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What does Cherry say is the difference between Socs and Greasers in chapters 2 and 3 of...

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tammaraowl | Student, Grade 9 | eNotes Newbie

Posted February 28, 2008 at 9:35 AM via web

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What does Cherry say is the difference between Socs and Greasers in chapters 2 and 3 of The Outsiders?

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bmadnick | High School Teacher | (Level 3) Senior Educator

Posted February 28, 2008 at 10:42 AM (Answer #1)

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Cherry tells Ponyboy that the greasers have a different set of values. They are more emotional than the Socs. The Socs are so cool and sophisticated that they feel nothing, and they don't mean half of what they say. She says the Socs have everything, so they keep looking for something else to satisfy them. They're numb to feeling anything, and the greasers feel things too much, too violently.

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lol101 | Student, Grade 9 | eNotes Newbie

Posted May 26, 2009 at 8:55 AM (Answer #2)

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Cherry sayd that, it's hard all over for everyone

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aabbeir | Student, Grade 10 | (Level 1) Honors

Posted March 6, 2012 at 1:42 AM (Answer #3)

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Cherry says the two groups' diffrence is emotional and money related

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durbanville | High School Teacher | (Level 2) Educator Emeritus

Posted March 25, 2015 at 5:25 AM (Answer #4)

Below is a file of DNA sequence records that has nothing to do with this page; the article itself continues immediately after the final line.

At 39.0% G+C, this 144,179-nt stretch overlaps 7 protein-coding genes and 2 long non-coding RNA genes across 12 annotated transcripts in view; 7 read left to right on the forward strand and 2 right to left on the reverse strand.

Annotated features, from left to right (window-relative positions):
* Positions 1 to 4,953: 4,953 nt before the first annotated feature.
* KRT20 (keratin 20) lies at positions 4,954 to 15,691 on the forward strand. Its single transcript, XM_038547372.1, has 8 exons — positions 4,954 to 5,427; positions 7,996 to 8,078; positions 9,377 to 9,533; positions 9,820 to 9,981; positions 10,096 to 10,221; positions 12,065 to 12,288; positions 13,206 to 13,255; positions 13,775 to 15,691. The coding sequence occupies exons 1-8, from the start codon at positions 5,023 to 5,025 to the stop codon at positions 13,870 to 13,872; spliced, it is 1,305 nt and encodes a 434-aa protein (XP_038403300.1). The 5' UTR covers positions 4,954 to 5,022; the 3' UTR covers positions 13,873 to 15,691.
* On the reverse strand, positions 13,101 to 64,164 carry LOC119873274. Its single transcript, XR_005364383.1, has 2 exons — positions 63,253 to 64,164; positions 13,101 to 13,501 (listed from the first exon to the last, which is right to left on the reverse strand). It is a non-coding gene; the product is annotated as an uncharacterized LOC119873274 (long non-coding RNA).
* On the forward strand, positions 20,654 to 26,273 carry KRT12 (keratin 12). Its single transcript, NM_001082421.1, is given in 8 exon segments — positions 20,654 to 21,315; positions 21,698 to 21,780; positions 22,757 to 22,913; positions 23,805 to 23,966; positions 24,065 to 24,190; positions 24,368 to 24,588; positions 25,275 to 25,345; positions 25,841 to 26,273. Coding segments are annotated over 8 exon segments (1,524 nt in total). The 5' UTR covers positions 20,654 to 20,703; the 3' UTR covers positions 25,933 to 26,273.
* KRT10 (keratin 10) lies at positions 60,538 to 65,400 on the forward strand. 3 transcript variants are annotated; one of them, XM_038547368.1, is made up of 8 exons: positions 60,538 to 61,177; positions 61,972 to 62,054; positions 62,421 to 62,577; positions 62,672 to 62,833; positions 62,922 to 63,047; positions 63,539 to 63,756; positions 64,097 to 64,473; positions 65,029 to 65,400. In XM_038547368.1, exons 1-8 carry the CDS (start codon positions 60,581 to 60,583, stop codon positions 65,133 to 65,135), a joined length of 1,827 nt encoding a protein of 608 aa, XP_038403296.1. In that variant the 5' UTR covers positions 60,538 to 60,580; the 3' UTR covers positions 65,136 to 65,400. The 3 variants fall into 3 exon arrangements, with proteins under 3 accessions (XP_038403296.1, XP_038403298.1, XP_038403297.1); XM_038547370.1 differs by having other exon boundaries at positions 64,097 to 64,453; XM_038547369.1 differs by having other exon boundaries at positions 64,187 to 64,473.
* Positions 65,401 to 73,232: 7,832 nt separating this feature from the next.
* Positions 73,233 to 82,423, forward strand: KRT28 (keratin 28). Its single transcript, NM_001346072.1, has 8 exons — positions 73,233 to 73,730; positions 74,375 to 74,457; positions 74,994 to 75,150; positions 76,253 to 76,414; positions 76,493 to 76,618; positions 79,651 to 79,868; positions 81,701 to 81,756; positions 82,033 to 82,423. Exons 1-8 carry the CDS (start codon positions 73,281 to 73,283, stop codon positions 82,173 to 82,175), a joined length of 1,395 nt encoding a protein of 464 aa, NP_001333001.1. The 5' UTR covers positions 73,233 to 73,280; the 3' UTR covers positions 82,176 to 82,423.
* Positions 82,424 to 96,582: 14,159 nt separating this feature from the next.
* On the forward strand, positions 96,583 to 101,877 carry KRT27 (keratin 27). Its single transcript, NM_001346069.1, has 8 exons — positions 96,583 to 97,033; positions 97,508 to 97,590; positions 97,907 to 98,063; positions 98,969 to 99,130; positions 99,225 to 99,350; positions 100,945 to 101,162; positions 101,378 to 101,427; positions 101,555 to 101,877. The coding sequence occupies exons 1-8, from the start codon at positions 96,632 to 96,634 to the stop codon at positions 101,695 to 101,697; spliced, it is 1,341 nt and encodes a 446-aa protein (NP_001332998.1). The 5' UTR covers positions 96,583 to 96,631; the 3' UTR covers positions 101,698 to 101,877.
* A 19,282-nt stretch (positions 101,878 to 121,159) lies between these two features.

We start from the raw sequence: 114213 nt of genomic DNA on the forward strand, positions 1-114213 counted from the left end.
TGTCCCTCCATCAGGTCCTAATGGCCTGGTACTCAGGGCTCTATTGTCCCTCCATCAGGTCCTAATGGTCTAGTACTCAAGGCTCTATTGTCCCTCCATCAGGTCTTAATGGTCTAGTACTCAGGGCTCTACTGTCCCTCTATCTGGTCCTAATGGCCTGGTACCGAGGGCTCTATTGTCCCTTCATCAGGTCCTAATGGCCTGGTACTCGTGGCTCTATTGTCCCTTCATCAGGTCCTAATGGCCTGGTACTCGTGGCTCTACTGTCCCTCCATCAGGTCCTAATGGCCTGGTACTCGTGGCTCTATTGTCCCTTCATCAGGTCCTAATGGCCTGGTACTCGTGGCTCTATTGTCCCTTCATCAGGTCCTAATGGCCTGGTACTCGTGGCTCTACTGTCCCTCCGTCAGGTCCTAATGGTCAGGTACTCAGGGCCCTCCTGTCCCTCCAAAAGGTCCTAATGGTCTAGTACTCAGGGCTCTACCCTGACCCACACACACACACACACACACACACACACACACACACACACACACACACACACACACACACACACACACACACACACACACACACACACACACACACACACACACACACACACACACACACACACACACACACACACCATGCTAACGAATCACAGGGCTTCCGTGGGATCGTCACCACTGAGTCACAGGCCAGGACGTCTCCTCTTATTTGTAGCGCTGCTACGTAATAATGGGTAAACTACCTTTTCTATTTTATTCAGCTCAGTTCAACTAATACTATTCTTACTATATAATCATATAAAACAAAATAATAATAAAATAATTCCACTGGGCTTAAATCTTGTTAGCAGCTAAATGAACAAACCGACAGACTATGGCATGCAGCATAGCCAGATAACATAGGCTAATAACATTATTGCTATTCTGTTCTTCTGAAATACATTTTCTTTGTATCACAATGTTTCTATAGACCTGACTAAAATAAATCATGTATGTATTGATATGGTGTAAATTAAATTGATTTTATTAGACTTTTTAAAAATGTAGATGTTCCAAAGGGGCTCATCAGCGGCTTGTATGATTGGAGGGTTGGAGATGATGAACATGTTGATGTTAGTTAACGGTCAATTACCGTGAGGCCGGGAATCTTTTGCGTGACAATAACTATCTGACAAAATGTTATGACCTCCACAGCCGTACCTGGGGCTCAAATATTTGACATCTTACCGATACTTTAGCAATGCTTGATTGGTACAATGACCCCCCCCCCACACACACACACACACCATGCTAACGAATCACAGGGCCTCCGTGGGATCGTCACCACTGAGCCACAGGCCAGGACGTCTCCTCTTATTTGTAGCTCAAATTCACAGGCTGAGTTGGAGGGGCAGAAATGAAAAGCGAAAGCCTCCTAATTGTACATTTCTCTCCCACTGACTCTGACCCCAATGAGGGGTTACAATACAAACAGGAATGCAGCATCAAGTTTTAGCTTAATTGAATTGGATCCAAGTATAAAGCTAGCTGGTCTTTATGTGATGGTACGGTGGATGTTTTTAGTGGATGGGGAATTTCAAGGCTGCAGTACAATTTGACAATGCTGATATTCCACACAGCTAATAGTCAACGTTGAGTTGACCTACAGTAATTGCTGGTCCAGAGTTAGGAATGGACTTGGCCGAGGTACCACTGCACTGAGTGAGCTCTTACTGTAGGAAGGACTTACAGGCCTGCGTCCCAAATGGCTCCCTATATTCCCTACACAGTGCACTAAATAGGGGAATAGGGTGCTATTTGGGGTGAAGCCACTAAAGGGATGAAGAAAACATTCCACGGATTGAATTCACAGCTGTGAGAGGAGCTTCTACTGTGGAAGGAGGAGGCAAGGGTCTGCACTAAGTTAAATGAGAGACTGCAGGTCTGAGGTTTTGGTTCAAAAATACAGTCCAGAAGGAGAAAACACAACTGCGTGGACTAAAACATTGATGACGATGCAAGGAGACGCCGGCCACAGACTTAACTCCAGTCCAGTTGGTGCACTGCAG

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Social and economic factors in The Outsiders by S E Hinton contribute to the perceived and professed differences between the "Socs," whom Ponyboy calls "the jet set, the West-side rich kids," and the Greasers, the boys from the "East side." The Socs seem to have everything: money, possessions, cars and influence. As Ponyboy points out, "They may be a public disgrace one day and an asset to society the next."

In sharp contrast, the Greasers are more like "hoods" and come from average or poor backgrounds. They are perceived as troublemakers and instigators, always causing a disturbance even when the Socs, arrogant and superior, are to blame. The Greasers and the Socs hate each other for no reason except that they are rival gangs from very different backgrounds, representing the class struggle.  

Cherry recognizes that Ponyboy is a little different from usual Greasers and Ponyboy recognizes her from school but thinks "...they weren't our kind. They were tuff-looking girls..." Cherry, who thinks that most Greasers are "trash," throws her coke in Dally's face when he gets a bit too smug but manages to hide her fear. She becomes friends with Johnny and Ponyboy because they defend her against Dally. She doesn't think of them as "innocent. Just not...dirty." She does however, have a respect for them all and, after hearing Ponyboy relate the story of Johnny having been beaten up by the Socs for no reason, she is anxious for him to understand that "not all of us are like that."

Cherry wants Ponyboy to understand that it is not that easy for the Socs. Ponyboy has always thought that it is "money" that separates the Socs from the Greasers but Cherry points out the different value set of the Greasers; "you're more emotional," she says. It is all very well for the Socs to be sophisticated but Cherry knows that this makes them shallow and "nothing is real with us." Socs are, according to Cherry, "always searching for something." From Cherry's explanation, Ponyboy recognizes that, just as the Socs feel nothing, the Greasers feel too much and "violently." 

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